Mac McClung signing deal with Orlando Magic, per report

The Orlando Magic are loaded with young guards and are adding another to the mix. Mac McClung has agreed to a partially guaranteed deal with the team, according to a report from The Athletic’s Shams Charania. The former Georgetown and Texas Tech standout is looking to stick with a team after logging just four NBA appearances through his first two pro seasons.

McClung only played one game for the Philadelphia 76ers last season but had plenty of success with the Delaware Blue Coats. The 2023 slam dunk champ notched 18.9 points, 5.3 assists, and 3.4 rebounds over 31 games for the 76ers’ G League affiliate. He shot 54.8 percent from the field and 47.4 percent from deep. It could be difficult for him to steal minutes from the lanky, athletic ballhandlers Orlando already has, though.

Markelle Fultz is fresh off a strong season in which he posted career highs in points (13.9) and assists (5.7) per game. Then there are Cole Anthony and Jalen Suggs, who provided scoring support and much-needed defensive intensity off the bench last season. Anthony Black, the sixth overall pick from the 2023 NBA Draft, will join that trio of guards in 2023.

McClung has his work cut out for him if he wants to break into the rotation despite his success in the G League. He’s averaged 21.8 points per contest through 55 games split between the Windy City Bulls, South Bay Lakers, and Blue Coats.

Lakers’ LeBron James, USC’s Bronny James accompany Drake to the stage for concert at Arena

LeBron James has walked out of the Arena tunnel many times, but on Monday the NBA star did so with his eldest son, Bronny James, as they escorted Drake to the stage at the beginning of a concert. This was one of Bronny’s first public appearances since the incoming USC freshman suffered cardiac arrest last month.

On Saturday, Bronny also joined his dad and younger brother, Bryce James, at the LeBron James bobblehead night at Dodger Stadium.

Drake has been getting support from the entire James squad as Bryce was at a concert with his friends earlier this month in Inglewood. During Monday’s concert, the crowd cheered while Drake talked about “the gentleman that walked me to the stage.”

🦉The Boy and The King 👑
Drake walks out with LeBron and Bronny at #cryptocomarena

— Arena (@cryptocomarena) August 22, 2023
The rapper called the Los Angeles Lakers forward his “brother” and explained that LeBron has been supporting his music from the beginning.

“In 2009, when nobody believed in anything I had going on, that same guy showed up to a release party for a mixtape that was called ‘So Far Gone’… He came all the way to Toronto to support me when I was trying to figure out how to live my dreams,” Drake told the crowd. “Tonight, however many years later, it’s an honor to be inside his building.”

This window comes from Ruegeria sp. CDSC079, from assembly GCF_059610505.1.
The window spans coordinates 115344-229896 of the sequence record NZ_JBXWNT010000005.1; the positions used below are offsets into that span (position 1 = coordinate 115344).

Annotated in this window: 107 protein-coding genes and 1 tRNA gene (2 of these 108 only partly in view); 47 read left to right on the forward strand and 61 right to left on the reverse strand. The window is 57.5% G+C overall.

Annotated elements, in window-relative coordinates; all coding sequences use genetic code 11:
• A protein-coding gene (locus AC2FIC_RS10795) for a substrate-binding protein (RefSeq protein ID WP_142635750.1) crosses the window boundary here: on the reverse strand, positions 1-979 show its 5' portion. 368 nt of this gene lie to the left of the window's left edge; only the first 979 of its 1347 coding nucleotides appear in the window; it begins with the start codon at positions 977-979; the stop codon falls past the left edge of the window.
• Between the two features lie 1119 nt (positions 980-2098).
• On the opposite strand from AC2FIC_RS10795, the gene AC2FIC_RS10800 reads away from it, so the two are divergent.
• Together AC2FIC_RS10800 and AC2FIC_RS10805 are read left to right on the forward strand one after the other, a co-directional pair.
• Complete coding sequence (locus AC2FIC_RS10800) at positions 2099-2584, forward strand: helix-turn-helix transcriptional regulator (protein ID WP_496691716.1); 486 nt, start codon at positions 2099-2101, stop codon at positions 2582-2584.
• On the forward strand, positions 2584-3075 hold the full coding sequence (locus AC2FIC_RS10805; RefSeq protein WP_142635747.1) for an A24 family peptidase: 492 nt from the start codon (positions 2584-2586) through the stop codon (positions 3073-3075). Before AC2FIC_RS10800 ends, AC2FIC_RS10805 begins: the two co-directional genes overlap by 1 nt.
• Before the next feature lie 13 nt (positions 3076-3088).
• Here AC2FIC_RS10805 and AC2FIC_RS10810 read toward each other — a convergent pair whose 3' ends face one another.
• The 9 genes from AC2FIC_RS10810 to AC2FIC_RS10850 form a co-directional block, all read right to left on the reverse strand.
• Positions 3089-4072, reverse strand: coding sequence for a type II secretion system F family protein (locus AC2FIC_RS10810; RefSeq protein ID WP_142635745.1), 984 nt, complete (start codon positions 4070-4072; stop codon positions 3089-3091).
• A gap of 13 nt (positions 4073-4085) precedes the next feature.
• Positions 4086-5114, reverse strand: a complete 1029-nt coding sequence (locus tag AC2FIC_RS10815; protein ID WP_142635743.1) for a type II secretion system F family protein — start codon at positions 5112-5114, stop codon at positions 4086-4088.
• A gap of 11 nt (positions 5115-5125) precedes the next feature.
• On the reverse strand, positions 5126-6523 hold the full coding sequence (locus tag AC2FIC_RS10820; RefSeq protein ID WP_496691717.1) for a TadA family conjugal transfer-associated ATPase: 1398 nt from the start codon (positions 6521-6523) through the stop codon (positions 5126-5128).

“In 2009, when nobody believed in anything I had going on, that same guy showed up to a release party… He came all the way to Toronto to support me… Tonight… it’s an honor to be inside his building.”

Drake on LeBron’s early support in his

— ClutchPoints (@ClutchPoints) August 22, 2023
Bronny collapsed on the court during a practice with USC on July 24 and was taken to the Cedars-Sinai Hospital intensive care unit. He was stabilized and discharged days later, but the family has not given many updates since then.

On July 27, LeBron thanked everyone who sent love and prayers to his family, saying they will share more when they are ready. The proud father also shared a video of Bronny showing off his musical talent by playing piano for his family.

‘I’d love to convince him to stay’

Philadelphia 76ers owner Josh Harris has weighed in on the James Harden situation. While speaking during a press conference ahead of a Washington Commanders — another team he recently purchased — preseason NFL game, Harris gave his insight on Harden’s trade request, and how he wishes to convince the All-Star guard to stay in Philadelphia.

“Listen, we’re hard at work,” Harris said. “I respect James. I want to, obviously, accommodate what he wants. At the same time, I have to think about a championship-contending team, what we can get back. I’d love to convince him to stay. I understand that that’s not what he wants to do right now.”

Harris’ remarks came a day before Harden was fined $100,000 by the NBA for comments “indicating that he would not perform the services called for under his player contract unless traded to another team.”

Harris’ comments echo what Sixers president Daryl Morey has said recently in wanting to get the best return if the team trades Harden. However, the timeline of that trade is certainly taking longer than Harden would like, which is what reportedly led him to call Morey “a liar.” Harden told the league office — which opened an investigation into Harden’s comments — that those comments stemmed from Morey telling him that he would be traded “quickly” after he requested the trade. That obviously hasn’t happened, which resulted in Harden saying during an event in China that he would never play for a team ran by Morey.

The Sixers and Harden are now in a standoff, with Philadelphia calling off trade talks with the Clippers with the intention of bringing the disgruntled star into training camp. But given Harden’s comments, which more recently includes saying that his relationship with the team is beyond repair, that isn’t the ideal situation for either side. Despite no trade being on the horizon at the moment, Harris said that he will work to find the best solution for everyone involved.